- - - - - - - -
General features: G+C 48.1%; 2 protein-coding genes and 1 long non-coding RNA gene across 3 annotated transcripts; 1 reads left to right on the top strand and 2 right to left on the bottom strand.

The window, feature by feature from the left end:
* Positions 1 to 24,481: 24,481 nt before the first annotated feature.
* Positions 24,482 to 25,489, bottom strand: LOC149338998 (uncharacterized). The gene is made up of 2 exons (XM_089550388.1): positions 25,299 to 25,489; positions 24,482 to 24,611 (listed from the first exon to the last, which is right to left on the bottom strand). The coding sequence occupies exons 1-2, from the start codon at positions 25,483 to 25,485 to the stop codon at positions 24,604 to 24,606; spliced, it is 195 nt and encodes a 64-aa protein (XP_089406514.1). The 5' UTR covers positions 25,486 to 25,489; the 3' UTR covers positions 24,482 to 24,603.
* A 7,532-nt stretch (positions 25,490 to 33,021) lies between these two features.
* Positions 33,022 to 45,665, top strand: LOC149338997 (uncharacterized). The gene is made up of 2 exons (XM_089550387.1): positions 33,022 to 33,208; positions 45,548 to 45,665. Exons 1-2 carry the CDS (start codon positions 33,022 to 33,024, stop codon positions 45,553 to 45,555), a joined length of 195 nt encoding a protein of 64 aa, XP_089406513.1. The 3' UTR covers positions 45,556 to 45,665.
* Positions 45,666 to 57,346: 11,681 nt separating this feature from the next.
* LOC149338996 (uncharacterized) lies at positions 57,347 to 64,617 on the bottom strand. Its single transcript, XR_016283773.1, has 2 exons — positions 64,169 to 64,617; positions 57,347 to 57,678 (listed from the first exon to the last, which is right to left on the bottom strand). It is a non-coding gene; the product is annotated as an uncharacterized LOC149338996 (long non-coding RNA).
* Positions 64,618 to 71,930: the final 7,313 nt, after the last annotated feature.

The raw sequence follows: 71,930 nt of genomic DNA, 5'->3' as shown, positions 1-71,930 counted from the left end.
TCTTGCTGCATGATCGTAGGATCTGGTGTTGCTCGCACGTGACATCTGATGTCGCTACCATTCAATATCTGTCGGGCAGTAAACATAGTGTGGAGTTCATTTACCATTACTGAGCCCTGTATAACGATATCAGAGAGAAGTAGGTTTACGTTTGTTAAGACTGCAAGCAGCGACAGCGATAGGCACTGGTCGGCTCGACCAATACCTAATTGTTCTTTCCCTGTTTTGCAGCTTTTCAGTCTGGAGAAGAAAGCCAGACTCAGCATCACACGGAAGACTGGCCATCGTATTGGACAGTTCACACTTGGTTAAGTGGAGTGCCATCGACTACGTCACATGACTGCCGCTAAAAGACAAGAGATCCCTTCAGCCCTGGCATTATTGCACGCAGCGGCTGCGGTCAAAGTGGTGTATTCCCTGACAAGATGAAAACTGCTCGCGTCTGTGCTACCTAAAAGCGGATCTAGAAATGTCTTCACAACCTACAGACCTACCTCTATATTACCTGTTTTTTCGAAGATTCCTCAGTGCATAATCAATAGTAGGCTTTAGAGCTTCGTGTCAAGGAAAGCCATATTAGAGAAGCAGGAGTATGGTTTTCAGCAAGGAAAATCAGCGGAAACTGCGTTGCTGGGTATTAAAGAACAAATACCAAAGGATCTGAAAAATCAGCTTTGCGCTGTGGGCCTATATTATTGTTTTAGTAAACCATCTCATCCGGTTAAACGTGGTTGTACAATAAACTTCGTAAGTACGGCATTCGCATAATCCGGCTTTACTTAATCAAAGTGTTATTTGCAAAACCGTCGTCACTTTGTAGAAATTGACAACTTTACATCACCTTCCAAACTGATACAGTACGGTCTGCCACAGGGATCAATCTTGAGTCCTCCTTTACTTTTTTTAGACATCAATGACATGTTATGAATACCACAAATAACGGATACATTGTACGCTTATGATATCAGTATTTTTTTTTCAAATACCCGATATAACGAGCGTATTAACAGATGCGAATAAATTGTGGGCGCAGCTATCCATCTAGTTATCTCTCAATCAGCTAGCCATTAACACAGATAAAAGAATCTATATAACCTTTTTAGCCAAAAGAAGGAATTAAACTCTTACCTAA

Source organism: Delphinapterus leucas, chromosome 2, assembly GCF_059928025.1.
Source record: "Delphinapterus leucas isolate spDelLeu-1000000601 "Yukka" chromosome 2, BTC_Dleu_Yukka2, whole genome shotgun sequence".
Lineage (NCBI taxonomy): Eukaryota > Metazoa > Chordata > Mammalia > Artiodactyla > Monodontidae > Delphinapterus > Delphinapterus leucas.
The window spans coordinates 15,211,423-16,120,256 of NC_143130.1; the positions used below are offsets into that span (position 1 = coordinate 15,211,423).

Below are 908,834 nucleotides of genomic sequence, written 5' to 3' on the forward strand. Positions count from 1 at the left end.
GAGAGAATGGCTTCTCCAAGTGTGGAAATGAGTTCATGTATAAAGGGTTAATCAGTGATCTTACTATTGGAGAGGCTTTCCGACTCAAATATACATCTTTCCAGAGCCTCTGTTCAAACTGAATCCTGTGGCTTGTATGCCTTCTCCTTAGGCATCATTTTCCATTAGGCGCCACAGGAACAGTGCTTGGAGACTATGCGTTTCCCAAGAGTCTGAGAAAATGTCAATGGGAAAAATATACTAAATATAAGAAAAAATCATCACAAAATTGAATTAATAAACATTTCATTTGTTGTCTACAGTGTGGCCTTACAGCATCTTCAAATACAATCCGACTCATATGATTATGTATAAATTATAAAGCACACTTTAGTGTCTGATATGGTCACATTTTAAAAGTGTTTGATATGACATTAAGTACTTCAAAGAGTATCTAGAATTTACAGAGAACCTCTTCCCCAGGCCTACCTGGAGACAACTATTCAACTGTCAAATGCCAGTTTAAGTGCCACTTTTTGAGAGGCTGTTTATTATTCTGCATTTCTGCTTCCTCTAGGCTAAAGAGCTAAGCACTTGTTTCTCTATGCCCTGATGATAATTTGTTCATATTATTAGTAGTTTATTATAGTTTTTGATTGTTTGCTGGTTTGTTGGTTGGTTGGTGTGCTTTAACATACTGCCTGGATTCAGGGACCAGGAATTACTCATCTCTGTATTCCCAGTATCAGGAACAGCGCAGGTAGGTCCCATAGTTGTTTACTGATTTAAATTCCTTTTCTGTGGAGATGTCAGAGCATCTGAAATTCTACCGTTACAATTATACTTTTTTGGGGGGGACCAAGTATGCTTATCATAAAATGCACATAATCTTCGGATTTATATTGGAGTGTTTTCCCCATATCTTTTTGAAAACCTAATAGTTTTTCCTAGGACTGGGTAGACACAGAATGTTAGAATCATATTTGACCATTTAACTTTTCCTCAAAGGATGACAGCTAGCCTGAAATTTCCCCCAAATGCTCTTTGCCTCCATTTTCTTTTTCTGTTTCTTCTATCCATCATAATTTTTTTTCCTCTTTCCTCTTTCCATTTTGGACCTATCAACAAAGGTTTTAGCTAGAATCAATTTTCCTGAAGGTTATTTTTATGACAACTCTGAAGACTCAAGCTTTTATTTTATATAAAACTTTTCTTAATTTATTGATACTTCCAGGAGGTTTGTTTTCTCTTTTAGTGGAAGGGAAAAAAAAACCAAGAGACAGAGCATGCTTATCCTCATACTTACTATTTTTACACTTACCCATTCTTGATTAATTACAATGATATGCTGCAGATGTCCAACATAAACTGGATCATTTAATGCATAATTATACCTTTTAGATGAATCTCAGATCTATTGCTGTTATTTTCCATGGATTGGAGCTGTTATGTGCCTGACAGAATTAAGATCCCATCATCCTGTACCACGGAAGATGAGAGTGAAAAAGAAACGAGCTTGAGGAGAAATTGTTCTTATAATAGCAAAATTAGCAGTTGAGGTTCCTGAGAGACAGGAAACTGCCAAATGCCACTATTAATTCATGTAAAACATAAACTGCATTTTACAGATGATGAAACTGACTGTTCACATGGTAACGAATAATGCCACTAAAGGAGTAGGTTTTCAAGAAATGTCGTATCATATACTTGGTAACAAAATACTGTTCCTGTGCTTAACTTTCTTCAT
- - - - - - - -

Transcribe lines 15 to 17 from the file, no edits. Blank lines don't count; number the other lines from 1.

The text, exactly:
The window spans coordinates 15,211,423-16,120,256 of NC_143130.1; the positions used below are offsets into that span (position 1 = coordinate 15,211,423).

Below are 908,834 nucleotides of genomic sequence, written 5' to 3' on the forward strand. Positions count from 1 at the left end.
GAGAGAATGGCTTCTCCAAGTGTGGAAATGAGTTCATGTATAAAGGGTTAATCAGTGATCTTACTATTGGAGAGGCTTTCCGACTCAAATATACATCTTTCCAGAGCCTCTGTTCAAACTGAATCCTGTGGCTTGTATGCCTTCTCCTTAGGCATCATTTTCCATTAGGCGCCACAGGAACAGTGCTTGGAGACTATGCGTTTCCCAAGAGTCTGAGAAAATGTCAATGGGAAAAATATACTAAATATAAGAAAAAATCATCACAAAATTGAATTAATAAACATTTCATTTGTTGTCTACAGTGTGGCCTTACAGCATCTTCAAATACAATCCGACTCATATGATTATGTATAAATTATAAAGCACACTTTAGTGTCTGATATGGTCACATTTTAAAAGTGTTTGATATGACATTAAGTACTTCAAAGAGTATCTAGAATTTACAGAGAACCTCTTCCCCAGGCCTACCTGGAGACAACTATTCAACTGTCAAATGCCAGTTTAAGTGCCACTTTTTGAGAGGCTGTTTATTATTCTGCATTTCTGCTTCCTCTAGGCTAAAGAGCTAAGCACTTGTTTCTCTATGCCCTGATGATAATTTGTTCATATTATTAGTAGTTTATTATAGTTTTTGATTGTTTGCTGGTTTGTTGGTTGGTTGGTGTGCTTTAACATACTGCCTGGATTCAGGGACCAGGAATTACTCATCTCTGTATTCCCAGTATCAGGAACAGCGCAGGTAGGTCCCATAGTTGTTTACTGATTTAAATTCCTTTTCTGTGGAGATGTCAGAGCATCTGAAATTCTACCGTTACAATTATACTTTTTTGGGGGGGACCAAGTATGCTTATCATAAAATGCACATAATCTTCGGATTTATATTGGAGTGTTTTCCCCATATCTTTTTGAAAACCTAATAGTTTTTCCTAGGACTGGGTAGACACAGAATGTTAGAATCATATTTGACCATTTAACTTTTCCTCAAAGGATGACAGCTAGCCTGAAATTTCCCCCAAATGCTCTTTGCCTCCATTTTCTTTTTCTGTTTCTTCTATCCATCATAATTTTTTTTCCTCTTTCCTCTTTCCATTTTGGACCTATCAACAAAGGTTTTAGCTAGAATCAATTTTCCTGAAGGTTATTTTTATGACAACTCTGAAGACTCAAGCTTTTATTTTATATAAAACTTTTCTTAATTTATTGATACTTCCAGGAGGTTTGTTTTCTCTTTTAGTGGAAGGGAAAAAAAAACCAAGAGACAGAGCATGCTTATCCTCATACTTACTATTTTTACACTTACCCATTCTTGATTAATTACAATGATATGCTGCAGATGTCCAACATAAACTGGATCATTTAATGCATAATTATACCTTTTAGATGAATCTCAGATCTATTGCTGTTATTTTCCATGGATTGGAGCTGTTATGTGCCTGACAGAATTAAGATCCCATCATCCTGTACCACGGAAGATGAGAGTGAAAAAGAAACGAGCTTGAGGAGAAATTGTTCTTATAATAGCAAAATTAGCAGTTGAGGTTCCTGAGAGACAGGAAACTGCCAAATGCCACTATTAATTCATGTAAAACATAAACTGCATTTTACAGATGATGAAACTGACTGTTCACATGGTAACGAATAATGCCACTAAAGGAGTAGGTTTTCAAGAAATGTCGTATCATATACTTGGTAACAAAATACTGTTCCTGTGCTTAACTTTCTTCAT